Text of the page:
A day in the life of a home-based care worker

02 October 2013 | Opinion

Commitment to helping those in need often goes unnoticed – but the dedication of home-based care (HBC) workers such as Francinah Ndileka Mjanyelwa quietly transforms lives, and whole communities.

A Hospice Rustenburg worker prepares to examine a patient

An active participant in her church, a peer educator and chairperson in the community, Francinah always wanted to become a nurse. She says her school education did not allow her to fulfil her dreams, but when opportunity came knocking 16 years ago, she grabbed it. She has since progressed to a senior care worker, with two community care workers under her guidance, at Hospice Rustenburg.

Through Hospice Rustenburg, HBC workers are able to provide holistic palliative care that focuses on the mental, physical, emotional, social and cultural aspects of the individual. “Our services cater to individuals and families who are suffering or affected by life-threatening and life-limiting illnesses,” says Karen Ackerman, CEO of Hospice Rustenburg.

HBC workers provide complete quality health services at home and in communities, helping restore and maintain people’s health standards and way of living by providing health services at home.

Depending on their health, the HBC workers could see between three and five patients on a daily basis. Francinah and her team provide nutritional support to adults, orphans and vulnerable children. They also provide bereavement care, social support services, support groups, poverty alleviation programmes, counselling, and patient and family education.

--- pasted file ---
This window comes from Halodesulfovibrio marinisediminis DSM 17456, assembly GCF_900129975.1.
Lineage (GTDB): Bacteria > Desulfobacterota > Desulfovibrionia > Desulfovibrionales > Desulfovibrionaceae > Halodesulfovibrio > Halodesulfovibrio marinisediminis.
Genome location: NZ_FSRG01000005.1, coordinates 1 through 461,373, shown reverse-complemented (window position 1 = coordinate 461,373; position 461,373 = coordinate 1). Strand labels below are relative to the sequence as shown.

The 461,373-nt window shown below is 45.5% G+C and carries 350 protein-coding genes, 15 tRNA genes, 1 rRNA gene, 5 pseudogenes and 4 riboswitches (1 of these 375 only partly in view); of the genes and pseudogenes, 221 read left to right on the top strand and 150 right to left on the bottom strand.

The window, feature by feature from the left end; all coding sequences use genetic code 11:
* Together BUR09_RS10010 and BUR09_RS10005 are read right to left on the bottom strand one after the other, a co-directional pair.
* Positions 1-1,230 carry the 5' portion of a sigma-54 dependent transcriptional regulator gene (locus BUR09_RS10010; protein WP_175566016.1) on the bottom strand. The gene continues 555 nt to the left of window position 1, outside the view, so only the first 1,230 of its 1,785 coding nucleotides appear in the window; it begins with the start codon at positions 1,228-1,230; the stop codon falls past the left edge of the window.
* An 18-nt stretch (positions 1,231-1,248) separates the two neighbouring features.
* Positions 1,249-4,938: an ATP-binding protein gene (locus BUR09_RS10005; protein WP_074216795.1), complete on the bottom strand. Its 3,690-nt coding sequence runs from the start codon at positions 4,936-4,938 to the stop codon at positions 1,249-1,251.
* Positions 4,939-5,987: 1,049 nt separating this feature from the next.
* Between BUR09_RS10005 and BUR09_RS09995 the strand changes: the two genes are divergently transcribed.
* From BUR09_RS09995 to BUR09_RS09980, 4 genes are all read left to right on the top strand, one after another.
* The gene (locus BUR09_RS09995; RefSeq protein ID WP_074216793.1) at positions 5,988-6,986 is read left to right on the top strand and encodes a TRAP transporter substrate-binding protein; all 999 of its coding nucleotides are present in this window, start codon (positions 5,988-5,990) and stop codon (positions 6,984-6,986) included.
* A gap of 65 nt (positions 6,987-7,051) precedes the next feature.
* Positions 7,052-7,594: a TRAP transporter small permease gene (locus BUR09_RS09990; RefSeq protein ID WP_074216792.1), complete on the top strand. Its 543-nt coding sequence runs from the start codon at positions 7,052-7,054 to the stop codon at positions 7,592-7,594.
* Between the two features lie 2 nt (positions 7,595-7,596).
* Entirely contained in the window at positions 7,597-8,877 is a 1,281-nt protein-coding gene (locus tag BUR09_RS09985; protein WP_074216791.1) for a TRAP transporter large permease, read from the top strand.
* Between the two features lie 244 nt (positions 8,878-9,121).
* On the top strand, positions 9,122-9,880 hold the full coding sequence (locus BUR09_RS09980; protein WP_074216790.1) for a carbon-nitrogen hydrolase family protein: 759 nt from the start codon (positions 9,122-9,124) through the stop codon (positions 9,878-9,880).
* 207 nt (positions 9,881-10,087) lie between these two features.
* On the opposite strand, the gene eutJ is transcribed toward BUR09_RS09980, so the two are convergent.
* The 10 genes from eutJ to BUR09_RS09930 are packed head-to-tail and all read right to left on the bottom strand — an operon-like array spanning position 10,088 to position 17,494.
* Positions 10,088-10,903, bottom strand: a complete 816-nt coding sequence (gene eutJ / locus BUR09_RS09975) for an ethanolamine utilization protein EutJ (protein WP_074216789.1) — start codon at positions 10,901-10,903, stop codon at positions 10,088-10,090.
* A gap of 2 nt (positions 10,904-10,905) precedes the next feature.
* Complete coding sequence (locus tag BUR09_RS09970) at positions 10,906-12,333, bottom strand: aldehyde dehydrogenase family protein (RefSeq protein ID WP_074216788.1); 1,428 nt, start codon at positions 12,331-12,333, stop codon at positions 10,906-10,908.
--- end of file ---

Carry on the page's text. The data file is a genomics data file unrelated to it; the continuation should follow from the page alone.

Francinah adds that there are many challenges to her job: “Transportation of ill patients who are not able to assist themselves is a challenge. We sometimes use wheelbarrows or any other mode of transport to transport these patients to hospital. Patients who default on treatment are also stigmatised by further health problems.”

“The home-based care workers have shown that selfless dedication and commitment can make a difference in the lives of individuals and communities. They have provided a platform to educate and create awareness on numerous health issues, that can help make a difference in one life or that of an entire community,” says Howard Arrand, chairperson of the FNB Fund.

Because Francinah works closely with her patients, any loss is very difficult to handle.

“Patients and families touch our hearts in many ways, and it’s very difficult to lose them. I would encourage people to get involved in helping others, as it is rewarding and a very satisfying experience. You get blessings from the almighty God, and at the same time gain a lot of personal knowledge, skills and change in attitude,” she concludes.